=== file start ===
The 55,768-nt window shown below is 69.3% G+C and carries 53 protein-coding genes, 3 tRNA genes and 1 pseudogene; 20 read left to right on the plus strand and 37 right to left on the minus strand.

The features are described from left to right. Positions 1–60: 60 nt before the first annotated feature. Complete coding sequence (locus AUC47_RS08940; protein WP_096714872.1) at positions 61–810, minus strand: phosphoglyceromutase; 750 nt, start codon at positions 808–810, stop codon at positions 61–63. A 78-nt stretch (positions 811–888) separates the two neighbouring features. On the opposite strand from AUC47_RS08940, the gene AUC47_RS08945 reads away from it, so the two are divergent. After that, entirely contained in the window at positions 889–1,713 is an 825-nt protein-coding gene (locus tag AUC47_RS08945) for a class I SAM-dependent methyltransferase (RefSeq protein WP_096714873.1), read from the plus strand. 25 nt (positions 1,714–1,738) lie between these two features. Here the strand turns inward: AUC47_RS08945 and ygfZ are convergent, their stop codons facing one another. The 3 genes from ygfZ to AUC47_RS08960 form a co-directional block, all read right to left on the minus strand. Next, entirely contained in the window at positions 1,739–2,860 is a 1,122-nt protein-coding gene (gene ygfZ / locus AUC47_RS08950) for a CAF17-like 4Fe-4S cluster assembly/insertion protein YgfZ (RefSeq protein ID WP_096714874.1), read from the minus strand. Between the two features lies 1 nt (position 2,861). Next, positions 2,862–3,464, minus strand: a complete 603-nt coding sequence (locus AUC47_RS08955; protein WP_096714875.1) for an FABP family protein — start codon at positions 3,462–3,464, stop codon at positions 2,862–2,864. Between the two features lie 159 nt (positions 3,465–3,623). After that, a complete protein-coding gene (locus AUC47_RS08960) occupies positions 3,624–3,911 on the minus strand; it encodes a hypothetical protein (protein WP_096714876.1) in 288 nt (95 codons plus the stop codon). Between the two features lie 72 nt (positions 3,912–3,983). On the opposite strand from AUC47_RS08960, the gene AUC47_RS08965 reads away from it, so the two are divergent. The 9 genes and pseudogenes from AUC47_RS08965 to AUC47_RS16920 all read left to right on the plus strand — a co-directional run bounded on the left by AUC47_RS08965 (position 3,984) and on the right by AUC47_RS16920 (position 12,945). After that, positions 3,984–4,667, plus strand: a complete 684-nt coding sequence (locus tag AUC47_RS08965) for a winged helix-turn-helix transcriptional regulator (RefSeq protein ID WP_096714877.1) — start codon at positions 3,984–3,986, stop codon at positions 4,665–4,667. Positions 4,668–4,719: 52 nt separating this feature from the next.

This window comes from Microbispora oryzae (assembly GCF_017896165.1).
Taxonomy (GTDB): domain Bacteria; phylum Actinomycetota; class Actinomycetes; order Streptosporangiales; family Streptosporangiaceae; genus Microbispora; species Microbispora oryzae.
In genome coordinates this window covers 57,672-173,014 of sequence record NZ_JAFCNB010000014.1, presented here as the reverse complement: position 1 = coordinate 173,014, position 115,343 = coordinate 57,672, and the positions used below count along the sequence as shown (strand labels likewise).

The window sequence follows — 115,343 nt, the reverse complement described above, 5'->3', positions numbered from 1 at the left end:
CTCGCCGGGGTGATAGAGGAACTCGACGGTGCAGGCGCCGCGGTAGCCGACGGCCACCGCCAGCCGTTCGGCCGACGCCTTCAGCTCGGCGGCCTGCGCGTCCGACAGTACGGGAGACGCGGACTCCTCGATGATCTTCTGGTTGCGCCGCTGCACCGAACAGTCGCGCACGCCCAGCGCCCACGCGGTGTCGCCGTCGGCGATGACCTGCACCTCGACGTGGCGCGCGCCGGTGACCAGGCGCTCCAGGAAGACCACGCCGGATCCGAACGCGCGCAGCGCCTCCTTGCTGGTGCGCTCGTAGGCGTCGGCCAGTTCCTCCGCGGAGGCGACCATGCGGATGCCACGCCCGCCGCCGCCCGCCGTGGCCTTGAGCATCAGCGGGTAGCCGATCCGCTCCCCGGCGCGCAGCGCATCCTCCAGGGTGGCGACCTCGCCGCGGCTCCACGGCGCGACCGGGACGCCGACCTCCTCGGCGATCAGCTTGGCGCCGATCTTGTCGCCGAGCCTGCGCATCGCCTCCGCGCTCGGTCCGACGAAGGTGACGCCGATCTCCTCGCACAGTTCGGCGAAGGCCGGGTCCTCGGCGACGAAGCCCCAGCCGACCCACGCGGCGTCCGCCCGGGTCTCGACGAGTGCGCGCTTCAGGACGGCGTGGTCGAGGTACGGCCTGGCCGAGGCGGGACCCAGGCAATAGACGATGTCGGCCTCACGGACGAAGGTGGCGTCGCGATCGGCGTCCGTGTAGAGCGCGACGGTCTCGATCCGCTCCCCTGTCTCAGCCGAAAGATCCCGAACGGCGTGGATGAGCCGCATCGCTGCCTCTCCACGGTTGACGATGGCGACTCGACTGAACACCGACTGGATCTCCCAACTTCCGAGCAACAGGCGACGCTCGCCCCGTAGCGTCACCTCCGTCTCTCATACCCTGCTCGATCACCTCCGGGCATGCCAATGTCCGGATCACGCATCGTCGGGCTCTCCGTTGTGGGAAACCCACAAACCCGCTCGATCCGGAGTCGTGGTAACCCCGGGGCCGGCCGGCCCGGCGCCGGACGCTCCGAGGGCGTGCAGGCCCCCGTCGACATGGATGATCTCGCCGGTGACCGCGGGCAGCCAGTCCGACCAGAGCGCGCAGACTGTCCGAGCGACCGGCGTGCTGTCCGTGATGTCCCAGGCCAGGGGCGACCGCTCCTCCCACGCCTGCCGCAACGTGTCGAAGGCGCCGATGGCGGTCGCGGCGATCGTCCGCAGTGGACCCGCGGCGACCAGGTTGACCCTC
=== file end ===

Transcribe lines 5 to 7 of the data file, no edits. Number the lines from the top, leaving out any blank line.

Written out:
In genome coordinates this window covers 57,672-173,014 of sequence record NZ_JAFCNB010000014.1, presented here as the reverse complement: position 1 = coordinate 173,014, position 115,343 = coordinate 57,672, and the positions used below count along the sequence as shown (strand labels likewise).

The window sequence follows — 115,343 nt, the reverse complement described above, 5'->3', positions numbered from 1 at the left end:
CTCGCCGGGGTGATAGAGGAACTCGACGGTGCAGGCGCCGCGGTAGCCGACGGCCACCGCCAGCCGTTCGGCCGACGCCTTCAGCTCGGCGGCCTGCGCGTCCGACAGTACGGGAGACGCGGACTCCTCGATGATCTTCTGGTTGCGCCGCTGCACCGAACAGTCGCGCACGCCCAGCGCCCACGCGGTGTCGCCGTCGGCGATGACCTGCACCTCGACGTGGCGCGCGCCGGTGACCAGGCGCTCCAGGAAGACCACGCCGGATCCGAACGCGCGCAGCGCCTCCTTGCTGGTGCGCTCGTAGGCGTCGGCCAGTTCCTCCGCGGAGGCGACCATGCGGATGCCACGCCCGCCGCCGCCCGCCGTGGCCTTGAGCATCAGCGGGTAGCCGATCCGCTCCCCGGCGCGCAGCGCATCCTCCAGGGTGGCGACCTCGCCGCGGCTCCACGGCGCGACCGGGACGCCGACCTCCTCGGCGATCAGCTTGGCGCCGATCTTGTCGCCGAGCCTGCGCATCGCCTCCGCGCTCGGTCCGACGAAGGTGACGCCGATCTCCTCGCACAGTTCGGCGAAGGCCGGGTCCTCGGCGACGAAGCCCCAGCCGACCCACGCGGCGTCCGCCCGGGTCTCGACGAGTGCGCGCTTCAGGACGGCGTGGTCGAGGTACGGCCTGGCCGAGGCGGGACCCAGGCAATAGACGATGTCGGCCTCACGGACGAAGGTGGCGTCGCGATCGGCGTCCGTGTAGAGCGCGACGGTCTCGATCCGCTCCCCTGTCTCAGCCGAAAGATCCCGAACGGCGTGGATGAGCCGCATCGCTGCCTCTCCACGGTTGACGATGGCGACTCGACTGAACACCGACTGGATCTCCCAACTTCCGAGCAACAGGCGACGCTCGCCCCGTAGCGTCACCTCCGTCTCTCATACCCTGCTCGATCACCTCCGGGCATGCCAATGTCCGGATCACGCATCGTCGGGCTCTCCGTTGTGGGAAACCCACAAACCCGCTCGATCCGGAGTCGTGGTAACCCCGGGGCCGGCCGGCCCGGCGCCGGACGCTCCGAGGGCGTGCAGGCCCCCGTCGACATGGATGATCTCGCCGGTGACCGCGGGCAGCCAGTCCGACCAGAGCGCGCAGACTGTCCGAGCGACCGGCGTGCTGTCCGTGATGTCCCAGGCCAGGGGCGACCGCTCCTCCCACGCCTGCCGCAACGTGTCGAAGGCGCCGATGGCGGTCGCGGCGATCGTCCGCAGTGGACCCGCGGCGACCAGGTTGACCCTC